Chronic pain affects everyone surrounding the actual sufferer. Frustration and exhaustion can consume the sufferer making it difficult to even get through the day. Many suffers don’t see how their emotions and attitude are being inflicted on others around them. Lifestyle changes alter the relationships with family, friends, and colleagues. If you have no direct experience with chronic pain, you might not able to relate adding additional stress and anxiety to their life.
Listed below are a few tips to help someone with chronic pain:
- Ask to attend their appointments or therapy sessions. You will be able to relate and discuss their pain.
- Educate yourself. With medical research and their history of chronic pain.
- Don’t feel sorry for yourself. The sufferer doesn’t want to burden you or be in a constant foul mood. Try putting yourself in their shoes. Treasure your relationship!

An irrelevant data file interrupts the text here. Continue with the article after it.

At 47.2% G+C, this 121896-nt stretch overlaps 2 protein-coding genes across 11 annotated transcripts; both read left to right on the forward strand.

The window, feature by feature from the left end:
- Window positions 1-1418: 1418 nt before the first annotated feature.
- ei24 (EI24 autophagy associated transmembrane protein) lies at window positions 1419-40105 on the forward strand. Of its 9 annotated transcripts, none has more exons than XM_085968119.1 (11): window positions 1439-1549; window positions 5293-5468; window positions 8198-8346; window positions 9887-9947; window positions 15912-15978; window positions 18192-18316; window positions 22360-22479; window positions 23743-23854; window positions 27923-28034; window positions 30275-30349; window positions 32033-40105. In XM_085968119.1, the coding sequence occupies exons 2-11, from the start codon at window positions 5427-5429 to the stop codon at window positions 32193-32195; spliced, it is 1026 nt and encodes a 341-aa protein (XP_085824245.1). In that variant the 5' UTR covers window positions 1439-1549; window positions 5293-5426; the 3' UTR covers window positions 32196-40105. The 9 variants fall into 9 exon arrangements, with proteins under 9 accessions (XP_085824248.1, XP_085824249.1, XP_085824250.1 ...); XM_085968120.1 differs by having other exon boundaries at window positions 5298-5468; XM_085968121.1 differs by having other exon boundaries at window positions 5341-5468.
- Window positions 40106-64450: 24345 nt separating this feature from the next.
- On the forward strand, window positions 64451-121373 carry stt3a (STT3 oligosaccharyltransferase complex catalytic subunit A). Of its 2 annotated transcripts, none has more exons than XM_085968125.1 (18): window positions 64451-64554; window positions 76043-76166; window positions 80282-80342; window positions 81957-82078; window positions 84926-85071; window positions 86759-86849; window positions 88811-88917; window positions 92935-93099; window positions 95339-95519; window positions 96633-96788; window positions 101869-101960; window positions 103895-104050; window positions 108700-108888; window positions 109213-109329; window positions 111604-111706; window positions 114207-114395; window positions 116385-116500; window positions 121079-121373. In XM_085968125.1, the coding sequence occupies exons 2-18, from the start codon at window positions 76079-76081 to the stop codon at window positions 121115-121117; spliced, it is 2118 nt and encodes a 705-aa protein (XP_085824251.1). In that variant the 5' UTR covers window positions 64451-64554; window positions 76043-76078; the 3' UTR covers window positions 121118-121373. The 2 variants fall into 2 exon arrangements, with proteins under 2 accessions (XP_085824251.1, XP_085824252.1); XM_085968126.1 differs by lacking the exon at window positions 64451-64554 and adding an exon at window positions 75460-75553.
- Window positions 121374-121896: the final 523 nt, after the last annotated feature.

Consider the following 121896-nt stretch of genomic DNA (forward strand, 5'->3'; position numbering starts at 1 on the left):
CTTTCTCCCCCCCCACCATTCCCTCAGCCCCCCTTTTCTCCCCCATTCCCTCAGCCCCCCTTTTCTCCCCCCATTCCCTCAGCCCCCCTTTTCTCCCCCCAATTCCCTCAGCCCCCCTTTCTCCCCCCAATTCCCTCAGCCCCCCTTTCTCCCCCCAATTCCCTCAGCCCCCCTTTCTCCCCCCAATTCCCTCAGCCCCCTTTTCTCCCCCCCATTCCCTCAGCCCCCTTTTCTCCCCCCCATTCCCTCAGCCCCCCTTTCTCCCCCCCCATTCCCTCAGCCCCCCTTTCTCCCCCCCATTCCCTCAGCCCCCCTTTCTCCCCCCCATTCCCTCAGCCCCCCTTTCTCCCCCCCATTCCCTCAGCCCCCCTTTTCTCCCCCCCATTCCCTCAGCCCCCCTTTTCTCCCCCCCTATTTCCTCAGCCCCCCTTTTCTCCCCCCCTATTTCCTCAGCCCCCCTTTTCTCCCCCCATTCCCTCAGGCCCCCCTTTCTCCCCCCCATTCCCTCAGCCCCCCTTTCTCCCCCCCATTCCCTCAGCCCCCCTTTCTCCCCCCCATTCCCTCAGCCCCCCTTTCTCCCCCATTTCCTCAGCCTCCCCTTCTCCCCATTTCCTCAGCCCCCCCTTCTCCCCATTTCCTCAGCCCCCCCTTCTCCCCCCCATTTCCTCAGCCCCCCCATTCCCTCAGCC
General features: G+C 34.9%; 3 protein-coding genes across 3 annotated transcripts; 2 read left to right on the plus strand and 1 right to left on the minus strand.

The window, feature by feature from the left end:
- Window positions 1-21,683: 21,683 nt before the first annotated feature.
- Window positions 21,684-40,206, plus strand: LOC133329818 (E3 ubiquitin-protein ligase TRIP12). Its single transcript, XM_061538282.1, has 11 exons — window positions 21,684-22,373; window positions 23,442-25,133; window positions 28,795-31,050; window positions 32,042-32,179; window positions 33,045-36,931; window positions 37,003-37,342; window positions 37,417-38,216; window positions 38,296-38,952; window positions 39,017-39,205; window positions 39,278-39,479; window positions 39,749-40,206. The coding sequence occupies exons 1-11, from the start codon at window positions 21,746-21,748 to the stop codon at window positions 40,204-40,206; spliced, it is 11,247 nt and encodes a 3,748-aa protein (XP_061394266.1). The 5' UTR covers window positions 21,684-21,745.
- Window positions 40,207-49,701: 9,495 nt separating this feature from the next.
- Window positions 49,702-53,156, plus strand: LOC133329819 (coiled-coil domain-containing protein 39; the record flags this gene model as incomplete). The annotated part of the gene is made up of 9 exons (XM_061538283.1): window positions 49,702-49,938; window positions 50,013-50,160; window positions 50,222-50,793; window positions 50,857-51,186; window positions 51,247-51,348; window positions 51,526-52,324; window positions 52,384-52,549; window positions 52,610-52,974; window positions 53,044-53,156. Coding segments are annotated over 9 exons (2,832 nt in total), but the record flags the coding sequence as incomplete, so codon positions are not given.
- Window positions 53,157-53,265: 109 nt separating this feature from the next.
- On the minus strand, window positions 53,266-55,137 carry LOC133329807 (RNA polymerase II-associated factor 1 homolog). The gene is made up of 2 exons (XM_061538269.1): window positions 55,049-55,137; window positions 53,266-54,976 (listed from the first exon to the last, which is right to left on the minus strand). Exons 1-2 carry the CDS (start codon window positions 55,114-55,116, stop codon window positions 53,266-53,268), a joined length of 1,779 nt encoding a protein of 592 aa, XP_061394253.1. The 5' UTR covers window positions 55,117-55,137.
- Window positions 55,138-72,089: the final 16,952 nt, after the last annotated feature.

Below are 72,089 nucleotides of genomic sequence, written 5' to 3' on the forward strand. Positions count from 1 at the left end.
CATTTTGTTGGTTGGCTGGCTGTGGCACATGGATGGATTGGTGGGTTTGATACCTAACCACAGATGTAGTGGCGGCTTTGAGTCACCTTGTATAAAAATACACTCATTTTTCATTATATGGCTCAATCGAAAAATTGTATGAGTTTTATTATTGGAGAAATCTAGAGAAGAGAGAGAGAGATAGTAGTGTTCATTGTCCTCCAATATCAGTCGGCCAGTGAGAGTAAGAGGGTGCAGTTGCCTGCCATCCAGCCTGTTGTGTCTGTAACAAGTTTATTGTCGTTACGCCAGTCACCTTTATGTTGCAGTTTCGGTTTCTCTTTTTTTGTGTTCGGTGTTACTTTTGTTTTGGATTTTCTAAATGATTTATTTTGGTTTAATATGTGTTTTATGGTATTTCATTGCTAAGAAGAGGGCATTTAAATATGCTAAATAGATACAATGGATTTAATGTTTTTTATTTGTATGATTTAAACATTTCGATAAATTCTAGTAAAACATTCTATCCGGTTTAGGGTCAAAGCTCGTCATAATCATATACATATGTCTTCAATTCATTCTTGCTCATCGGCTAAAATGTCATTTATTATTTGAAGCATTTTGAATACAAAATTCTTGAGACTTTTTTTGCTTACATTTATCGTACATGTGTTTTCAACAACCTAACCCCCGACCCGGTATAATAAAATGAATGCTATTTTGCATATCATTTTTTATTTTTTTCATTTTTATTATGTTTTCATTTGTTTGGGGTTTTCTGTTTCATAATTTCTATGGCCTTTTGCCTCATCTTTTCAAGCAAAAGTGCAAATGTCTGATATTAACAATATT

- Offer a lending hand. Help clean their house, drive them to the grocery store, or any other chore.
- Listen. At times they just want to be heard!
- Accept Cancellations. Sufferers like to be included even if they regularly cancel.
- Limit talking about their pain. Distract yourselves with hobbies that interest you both.
- Be supportive. Learn and teach them how to be mentally and physically independent.
- Be sensitive and positive. Criticism, stress, and conflict increases pain. Avoid questioning the sufferer’s pain this can hurt them and your relationship.
- Remember to take care of yourself. Take time out to recharge. Research indicates spouses of those dealing with chronic pain show increased weakened immune system, withdrawal, discouragement, loneliness, and deteriorating physical health. It can be helpful to better understand how to care for your loved one while always remembering to take care of yourself.
Article Provided By: PainScale